With this as background, the question arises as to the relationship between movement through the demographic transition and movement through the democratic transition, compared to the influence of changes in other conventional socio-economic variables—such as per capita income, urbanization, and the level of education. The present work began by examining long-run trends in Europe and the United States over the period 1850-2005; it then considered the experience of European countries between 1890 and 1930 (i.e. the period of what is sometimes called the first surge in democracy); and, lastly, it examined international cross-sectional experience in the fairly recent period since 1980. In each of these contexts, MA performs much better than the other variables in accounting for variation in democracy. The poor association of per capita income with democracy—once the summary demographic measure that is MA is introduced—is particularly interesting. It chimes with other work that is increasingly suggesting that economic growth is not very important for democratization (Lutz, Cuaresma and Abbasi-Shavazi 2010).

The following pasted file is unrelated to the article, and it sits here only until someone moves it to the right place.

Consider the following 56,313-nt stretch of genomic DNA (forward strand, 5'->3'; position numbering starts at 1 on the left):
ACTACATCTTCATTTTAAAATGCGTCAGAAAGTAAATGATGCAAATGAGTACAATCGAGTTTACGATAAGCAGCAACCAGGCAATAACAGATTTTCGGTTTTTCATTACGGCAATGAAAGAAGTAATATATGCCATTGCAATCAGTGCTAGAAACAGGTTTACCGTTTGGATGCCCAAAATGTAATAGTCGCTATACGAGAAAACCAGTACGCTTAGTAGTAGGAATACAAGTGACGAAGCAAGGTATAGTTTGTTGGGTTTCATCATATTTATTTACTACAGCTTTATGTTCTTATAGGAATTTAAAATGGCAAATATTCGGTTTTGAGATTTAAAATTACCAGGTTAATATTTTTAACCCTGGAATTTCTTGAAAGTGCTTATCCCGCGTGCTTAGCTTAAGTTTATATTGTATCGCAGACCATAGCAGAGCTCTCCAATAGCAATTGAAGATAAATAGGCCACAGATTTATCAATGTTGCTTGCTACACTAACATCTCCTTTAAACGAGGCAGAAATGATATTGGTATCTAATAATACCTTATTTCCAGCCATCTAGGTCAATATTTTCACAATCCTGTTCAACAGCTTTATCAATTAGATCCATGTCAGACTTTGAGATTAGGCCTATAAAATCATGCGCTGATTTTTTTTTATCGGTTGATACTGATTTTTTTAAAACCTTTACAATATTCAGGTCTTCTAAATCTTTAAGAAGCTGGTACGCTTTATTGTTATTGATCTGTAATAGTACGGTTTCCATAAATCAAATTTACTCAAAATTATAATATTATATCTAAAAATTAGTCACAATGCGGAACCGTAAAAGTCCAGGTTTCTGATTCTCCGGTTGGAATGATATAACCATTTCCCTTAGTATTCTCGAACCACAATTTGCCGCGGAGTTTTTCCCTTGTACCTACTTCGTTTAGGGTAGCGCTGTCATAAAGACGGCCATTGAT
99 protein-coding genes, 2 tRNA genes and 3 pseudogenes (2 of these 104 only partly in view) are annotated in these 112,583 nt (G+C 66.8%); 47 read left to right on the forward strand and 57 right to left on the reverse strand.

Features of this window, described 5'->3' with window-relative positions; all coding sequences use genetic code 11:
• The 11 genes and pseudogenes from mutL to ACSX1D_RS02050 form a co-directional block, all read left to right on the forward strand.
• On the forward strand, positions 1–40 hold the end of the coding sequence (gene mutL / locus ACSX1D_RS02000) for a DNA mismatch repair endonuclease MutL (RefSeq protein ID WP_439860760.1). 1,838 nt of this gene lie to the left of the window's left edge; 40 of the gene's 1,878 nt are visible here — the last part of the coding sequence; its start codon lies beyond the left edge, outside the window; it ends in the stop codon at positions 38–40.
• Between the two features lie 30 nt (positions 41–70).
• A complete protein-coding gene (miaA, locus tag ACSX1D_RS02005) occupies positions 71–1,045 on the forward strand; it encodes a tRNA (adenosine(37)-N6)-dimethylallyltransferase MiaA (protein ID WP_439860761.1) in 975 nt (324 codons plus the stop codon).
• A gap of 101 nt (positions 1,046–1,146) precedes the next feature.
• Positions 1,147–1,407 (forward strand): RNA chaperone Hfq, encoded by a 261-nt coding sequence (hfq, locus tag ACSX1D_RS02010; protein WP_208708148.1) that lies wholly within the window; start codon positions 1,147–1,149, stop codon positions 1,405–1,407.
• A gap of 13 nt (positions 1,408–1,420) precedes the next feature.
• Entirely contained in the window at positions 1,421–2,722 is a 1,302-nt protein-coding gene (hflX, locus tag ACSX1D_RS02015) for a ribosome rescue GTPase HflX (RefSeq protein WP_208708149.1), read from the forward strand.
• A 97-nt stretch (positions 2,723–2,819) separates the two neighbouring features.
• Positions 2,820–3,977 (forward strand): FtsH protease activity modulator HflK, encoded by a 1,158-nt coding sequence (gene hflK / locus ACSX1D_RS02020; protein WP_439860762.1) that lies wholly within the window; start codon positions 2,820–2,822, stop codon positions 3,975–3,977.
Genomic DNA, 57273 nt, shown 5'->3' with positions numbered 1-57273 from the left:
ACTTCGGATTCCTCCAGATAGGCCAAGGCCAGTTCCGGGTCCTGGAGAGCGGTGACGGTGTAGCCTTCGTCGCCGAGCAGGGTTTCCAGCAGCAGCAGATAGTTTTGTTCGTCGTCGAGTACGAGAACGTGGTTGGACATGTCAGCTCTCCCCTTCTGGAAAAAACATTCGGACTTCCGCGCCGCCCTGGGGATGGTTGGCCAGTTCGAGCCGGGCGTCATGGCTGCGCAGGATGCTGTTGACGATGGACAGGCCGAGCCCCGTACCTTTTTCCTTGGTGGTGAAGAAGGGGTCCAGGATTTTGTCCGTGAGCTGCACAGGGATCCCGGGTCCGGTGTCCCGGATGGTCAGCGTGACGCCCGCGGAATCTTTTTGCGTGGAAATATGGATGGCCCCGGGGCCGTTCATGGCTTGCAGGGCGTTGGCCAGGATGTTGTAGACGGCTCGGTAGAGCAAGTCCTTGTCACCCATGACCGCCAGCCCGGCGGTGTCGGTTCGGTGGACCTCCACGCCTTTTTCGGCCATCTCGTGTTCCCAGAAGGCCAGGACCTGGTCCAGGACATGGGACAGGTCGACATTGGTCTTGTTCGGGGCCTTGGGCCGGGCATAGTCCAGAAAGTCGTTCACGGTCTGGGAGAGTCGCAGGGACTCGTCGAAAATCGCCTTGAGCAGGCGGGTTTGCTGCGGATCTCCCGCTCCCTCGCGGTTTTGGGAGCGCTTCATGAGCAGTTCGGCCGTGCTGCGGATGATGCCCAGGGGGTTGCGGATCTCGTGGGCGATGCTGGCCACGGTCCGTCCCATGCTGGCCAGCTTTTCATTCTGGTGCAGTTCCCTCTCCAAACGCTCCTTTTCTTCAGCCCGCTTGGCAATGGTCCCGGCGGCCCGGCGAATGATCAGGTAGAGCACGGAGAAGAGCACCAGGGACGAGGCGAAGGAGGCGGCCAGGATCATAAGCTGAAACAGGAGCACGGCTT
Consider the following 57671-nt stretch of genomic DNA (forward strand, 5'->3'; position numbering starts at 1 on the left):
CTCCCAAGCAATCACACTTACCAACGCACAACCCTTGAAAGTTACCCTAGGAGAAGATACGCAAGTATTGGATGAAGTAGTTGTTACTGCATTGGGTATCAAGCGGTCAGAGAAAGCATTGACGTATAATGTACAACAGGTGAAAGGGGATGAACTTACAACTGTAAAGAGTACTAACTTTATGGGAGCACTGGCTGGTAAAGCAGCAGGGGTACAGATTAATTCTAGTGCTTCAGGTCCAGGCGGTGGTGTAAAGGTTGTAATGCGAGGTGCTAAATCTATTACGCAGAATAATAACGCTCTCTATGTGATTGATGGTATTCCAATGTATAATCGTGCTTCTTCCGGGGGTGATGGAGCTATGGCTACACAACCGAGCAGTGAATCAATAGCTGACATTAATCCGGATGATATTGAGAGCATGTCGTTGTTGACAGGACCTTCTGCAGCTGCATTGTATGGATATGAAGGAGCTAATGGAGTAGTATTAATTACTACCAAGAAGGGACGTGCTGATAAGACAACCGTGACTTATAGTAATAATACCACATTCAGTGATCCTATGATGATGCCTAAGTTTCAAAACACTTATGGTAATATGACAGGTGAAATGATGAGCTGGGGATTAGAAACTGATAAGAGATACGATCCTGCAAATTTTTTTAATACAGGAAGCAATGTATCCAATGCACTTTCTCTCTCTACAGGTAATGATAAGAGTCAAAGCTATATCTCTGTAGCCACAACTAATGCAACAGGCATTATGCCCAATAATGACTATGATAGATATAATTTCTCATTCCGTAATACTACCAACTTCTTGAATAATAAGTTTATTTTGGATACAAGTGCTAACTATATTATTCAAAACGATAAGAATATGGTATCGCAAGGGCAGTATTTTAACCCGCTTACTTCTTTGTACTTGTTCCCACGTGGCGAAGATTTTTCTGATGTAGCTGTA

The historical data for Europe for the period 1890-1930 are especially revealing. They are consistent with the argument outlined above—namely that structural change in the population consequent on movement through the demographic transition led to an increasing demand for a general ‘voice’ in politics. In short, the more adults—of both sexes—there were in the population, the stronger was the call for a voice. Thus those countries that experienced major demographic progress at this time generally experienced greater democratic progress.